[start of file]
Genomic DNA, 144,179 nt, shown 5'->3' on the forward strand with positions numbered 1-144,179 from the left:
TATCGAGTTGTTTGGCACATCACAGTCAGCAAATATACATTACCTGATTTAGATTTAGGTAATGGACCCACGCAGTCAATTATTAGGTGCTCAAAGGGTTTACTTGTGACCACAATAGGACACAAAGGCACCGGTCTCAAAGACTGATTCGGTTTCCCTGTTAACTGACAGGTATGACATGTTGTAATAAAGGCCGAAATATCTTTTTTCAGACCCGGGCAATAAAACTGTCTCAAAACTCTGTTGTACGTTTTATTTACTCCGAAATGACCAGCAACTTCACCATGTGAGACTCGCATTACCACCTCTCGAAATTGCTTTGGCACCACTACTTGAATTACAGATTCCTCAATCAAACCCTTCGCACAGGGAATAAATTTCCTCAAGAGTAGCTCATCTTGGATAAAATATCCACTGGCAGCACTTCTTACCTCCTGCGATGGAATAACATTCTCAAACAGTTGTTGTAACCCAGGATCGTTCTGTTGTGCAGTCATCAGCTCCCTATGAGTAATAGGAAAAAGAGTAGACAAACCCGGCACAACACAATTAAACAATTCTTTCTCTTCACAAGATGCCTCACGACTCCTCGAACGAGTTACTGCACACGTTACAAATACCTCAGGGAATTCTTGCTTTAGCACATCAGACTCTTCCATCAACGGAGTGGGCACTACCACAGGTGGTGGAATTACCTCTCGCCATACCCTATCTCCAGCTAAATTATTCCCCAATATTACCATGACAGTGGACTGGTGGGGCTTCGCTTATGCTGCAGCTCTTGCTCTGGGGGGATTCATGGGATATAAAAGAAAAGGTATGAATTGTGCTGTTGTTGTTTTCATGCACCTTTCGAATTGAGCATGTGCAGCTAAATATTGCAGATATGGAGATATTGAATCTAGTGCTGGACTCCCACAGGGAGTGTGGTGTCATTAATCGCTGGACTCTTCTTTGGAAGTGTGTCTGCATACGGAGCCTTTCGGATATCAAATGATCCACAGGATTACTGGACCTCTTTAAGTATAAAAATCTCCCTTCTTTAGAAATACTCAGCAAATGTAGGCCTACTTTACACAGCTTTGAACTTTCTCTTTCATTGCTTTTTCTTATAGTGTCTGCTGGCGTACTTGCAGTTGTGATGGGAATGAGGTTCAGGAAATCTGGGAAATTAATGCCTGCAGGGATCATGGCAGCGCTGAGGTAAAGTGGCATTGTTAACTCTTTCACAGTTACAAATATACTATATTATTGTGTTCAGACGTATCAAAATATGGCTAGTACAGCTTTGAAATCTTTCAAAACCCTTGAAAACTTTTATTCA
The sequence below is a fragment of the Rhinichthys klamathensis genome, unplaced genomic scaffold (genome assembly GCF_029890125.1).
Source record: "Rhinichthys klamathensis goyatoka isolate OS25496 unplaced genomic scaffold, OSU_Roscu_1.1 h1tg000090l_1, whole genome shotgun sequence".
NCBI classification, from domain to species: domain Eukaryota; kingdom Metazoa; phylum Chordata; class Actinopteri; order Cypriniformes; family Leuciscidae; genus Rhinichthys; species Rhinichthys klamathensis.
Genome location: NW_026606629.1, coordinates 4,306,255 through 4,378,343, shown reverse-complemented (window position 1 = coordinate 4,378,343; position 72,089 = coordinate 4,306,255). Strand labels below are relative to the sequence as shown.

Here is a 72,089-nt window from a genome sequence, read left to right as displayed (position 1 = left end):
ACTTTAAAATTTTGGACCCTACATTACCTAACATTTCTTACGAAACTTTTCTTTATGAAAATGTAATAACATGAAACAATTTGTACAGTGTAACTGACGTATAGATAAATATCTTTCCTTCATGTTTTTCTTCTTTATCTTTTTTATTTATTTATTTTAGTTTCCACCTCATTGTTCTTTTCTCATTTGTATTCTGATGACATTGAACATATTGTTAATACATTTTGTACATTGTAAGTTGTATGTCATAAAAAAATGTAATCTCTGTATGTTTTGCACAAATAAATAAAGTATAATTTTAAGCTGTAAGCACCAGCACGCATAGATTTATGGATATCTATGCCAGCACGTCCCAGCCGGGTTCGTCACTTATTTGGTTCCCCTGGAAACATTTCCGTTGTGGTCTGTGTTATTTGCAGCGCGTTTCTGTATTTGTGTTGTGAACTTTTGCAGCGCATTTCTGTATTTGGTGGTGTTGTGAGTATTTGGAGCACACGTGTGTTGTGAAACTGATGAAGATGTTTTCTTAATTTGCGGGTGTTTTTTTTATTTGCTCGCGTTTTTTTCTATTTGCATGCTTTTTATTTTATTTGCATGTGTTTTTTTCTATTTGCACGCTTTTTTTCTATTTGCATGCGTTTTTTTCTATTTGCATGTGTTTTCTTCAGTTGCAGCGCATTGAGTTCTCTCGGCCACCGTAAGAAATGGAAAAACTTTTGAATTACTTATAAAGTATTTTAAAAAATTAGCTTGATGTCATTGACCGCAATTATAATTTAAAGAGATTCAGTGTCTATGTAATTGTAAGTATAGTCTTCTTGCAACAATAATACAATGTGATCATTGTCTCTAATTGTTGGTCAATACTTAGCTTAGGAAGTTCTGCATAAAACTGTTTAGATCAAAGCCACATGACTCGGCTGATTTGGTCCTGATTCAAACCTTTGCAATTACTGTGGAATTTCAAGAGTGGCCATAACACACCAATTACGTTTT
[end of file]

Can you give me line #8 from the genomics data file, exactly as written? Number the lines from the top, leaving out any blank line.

ACTTTAAAATTTTGGACCCTACATTACCTAACATTTCTTACGAAACTTTTCTTTATGAAAATGTAATAACATGAAACAATTTGTACAGTGTAACTGACGTATAGATAAATATCTTTCCTTCATGTTTTTCTTCTTTATCTTTTTTATTTATTTATTTTAGTTTCCACCTCATTGTTCTTTTCTCATTTGTATTCTGATGACATTGAACATATTGTTAATACATTTTGTACATTGTAAGTTGTATGTCATAAAAAAATGTAATCTCTGTATGTTTTGCACAAATAAATAAAGTATAATTTTAAGCTGTAAGCACCAGCACGCATAGATTTATGGATATCTATGCCAGCACGTCCCAGCCGGGTTCGTCACTTATTTGGTTCCCCTGGAAACATTTCCGTTGTGGTCTGTGTTATTTGCAGCGCGTTTCTGTATTTGTGTTGTGAACTTTTGCAGCGCATTTCTGTATTTGGTGGTGTTGTGAGTATTTGGAGCACACGTGTGTTGTGAAACTGATGAAGATGTTTTCTTAATTTGCGGGTGTTTTTTTTATTTGCTCGCGTTTTTTTCTATTTGCATGCTTTTTATTTTATTTGCATGTGTTTTTTTCTATTTGCACGCTTTTTTTCTATTTGCATGCGTTTTTTTCTATTTGCATGTGTTTTCTTCAGTTGCAGCGCATTGAGTTCTCTCGGCCACCGTAAGAAATGGAAAAACTTTTGAATTACTTATAAAGTATTTTAAAAAATTAGCTTGATGTCATTGACCGCAATTATAATTTAAAGAGATTCAGTGTCTATGTAATTGTAAGTATAGTCTTCTTGCAACAATAATACAATGTGATCATTGTCTCTAATTGTTGGTCAATACTTAGCTTAGGAAGTTCTGCATAAAACTGTTTAGATCAAAGCCACATGACTCGGCTGATTTGGTCCTGATTCAAACCTTTGCAATTACTGTGGAATTTCAAGAGTGGCCATAACACACCAATTACGTTTT